Work offers us the opportunity to earn an honest living, an opportunity for social engagement, a sense of achievement, and the ability to learn. For many, it has become a way of giving real meaning to our lives. However, there are some hard truths every employee needs to be aware of at work. In fact, many people who have 9 to 5 jobs face a variety of challenges that they likely had to learn the hard way.
In this blog post, we will look at some of these hard truths with the hope of saving you the trouble of having to learn them the hard way. Knowing about the undocumented part of organisational culture and office politics is important to avoid any surprises and frustration later.
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Eight Truths 9 to 5 Employees Need To Be Aware Of
“9 to 5” refers to a job that an employee works for a company, from Monday through Friday. There are some hard truths every employee needs to be aware of regardless if you work for a small or big company. Below are in my opinion eight hard truths every employee needs to be aware of:
1. Everyone is replaceable
No one is indispensable, and no matter how great you think you are, there will always be someone who can do your job just as well, if not better. In a competitive job market, it's important to always be aware of your own shortcomings and be prepared to face the possibility of being replaced.
No matter how long you've been with a company, or how well you think you're doing, your job is never 100% secure. Things can change quickly in any organisation, and it's important to be prepared for the possibility of being let go. Don't expect your employer to always have your best interests in mind. They will often times prioritize their own. A reminder to always keep your LinkedIn profile, CV, and job skills up to date.
2. Your co-workers are not your friends
Always keep your professional and personal lives separate. Never discuss your personal business with your coworkers unless you want it to be the subject of office chatter and gossip.
It's important to maintain a professional relationship with your co-workers. Just because you spend 8 hours a day with them doesn't mean you have to be friends with them. In fact, it's often better not to be friends with your coworkers, as it can lead to conflict and drama in the workplace. Know the difference between being friendly and being friends.
3. You don't have to be skilled or particularly knowledgeable
Another hard truth, it may happen that you work with team members who aren't particularly skilled or knowledgeable at what they are doing. Or you may find yourself in a situation whereby you have more experience and knowledge than your manager. While this can be frustrating, it's important to remember to remain professional and continue to do your job the best you can.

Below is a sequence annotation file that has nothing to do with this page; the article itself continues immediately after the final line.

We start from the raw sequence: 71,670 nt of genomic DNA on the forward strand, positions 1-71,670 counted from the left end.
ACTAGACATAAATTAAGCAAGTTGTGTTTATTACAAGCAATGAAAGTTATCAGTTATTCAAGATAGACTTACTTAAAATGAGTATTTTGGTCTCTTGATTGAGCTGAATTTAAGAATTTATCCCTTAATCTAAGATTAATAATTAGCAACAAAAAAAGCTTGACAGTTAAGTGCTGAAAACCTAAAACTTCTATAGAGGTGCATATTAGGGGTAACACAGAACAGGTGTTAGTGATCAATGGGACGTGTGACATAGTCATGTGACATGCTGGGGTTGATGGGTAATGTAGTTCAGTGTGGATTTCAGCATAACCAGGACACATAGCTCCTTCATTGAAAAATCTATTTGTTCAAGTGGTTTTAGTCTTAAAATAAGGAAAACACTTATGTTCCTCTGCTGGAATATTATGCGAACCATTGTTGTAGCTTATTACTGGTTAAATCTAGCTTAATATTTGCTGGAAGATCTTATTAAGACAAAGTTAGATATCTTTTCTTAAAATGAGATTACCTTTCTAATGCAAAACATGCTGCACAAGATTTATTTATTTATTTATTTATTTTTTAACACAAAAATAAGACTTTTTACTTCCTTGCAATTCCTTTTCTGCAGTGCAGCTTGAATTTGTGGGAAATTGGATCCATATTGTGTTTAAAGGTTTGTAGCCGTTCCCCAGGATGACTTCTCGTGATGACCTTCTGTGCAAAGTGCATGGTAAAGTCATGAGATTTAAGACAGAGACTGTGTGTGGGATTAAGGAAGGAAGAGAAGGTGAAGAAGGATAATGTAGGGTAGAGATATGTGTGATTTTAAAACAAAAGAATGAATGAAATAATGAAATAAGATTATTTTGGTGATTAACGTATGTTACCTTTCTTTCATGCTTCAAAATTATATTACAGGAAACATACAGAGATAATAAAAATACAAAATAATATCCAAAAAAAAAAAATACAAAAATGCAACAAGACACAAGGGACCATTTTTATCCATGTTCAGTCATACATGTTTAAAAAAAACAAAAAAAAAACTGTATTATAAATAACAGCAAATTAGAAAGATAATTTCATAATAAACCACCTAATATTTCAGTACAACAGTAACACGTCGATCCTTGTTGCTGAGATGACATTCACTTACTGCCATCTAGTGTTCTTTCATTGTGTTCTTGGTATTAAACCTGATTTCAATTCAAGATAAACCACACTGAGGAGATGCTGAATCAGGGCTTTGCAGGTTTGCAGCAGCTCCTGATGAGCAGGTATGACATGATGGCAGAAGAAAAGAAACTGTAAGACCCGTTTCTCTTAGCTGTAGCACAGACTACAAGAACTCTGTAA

In addition, in many cases, you will find that for some jobs all you need to do is be able to follow instructions and have a positive attitude. Many jobs don't require any specific skills or knowledge, and as long as you're willing to learn, you can usually do them just as well as anyone else.
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4. Not everyone will like you
No matter how likeable you are, there will always be people who don't like you. Or individuals who are difficult to work with. It's important to accept that not everyone will see eye-to-eye with you, and that's okay.
In the workplace, it's important to be professional and courteous to everyone, even if you don't particularly like them. It's also important to remember that not everyone will have the same opinion of you as you do of yourself. Continue to be yourself. You will never be able to please everyone, so don't try.
5. Your career is your responsibility
No one else is going to care about your career as much as you do. It's important to take ownership of your own career and be proactive about pursuing opportunities. That can be opportunities within your current company or elsewhere.
Don't wait for your boss to give you a promotion, or for your company to offer you development opportunities.
If you want to further your career, it's up to you to make it happen. Continue to learn, grow and invest in yourself. Think about what your short term and long term career goals are and what is your career development strategy.
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6. Networking is essential
In today's job market, it's important to have a strong network of professional contacts. Networking can help you find new opportunities and connect with potential employers.
While networking may not be everyone's favourite activity, it's essential if you want to further your career. Attend industry events, connect with people on LinkedIn, and get involved in professional organisations. The more people and recruiters you know, the better your chances of landing your dream job.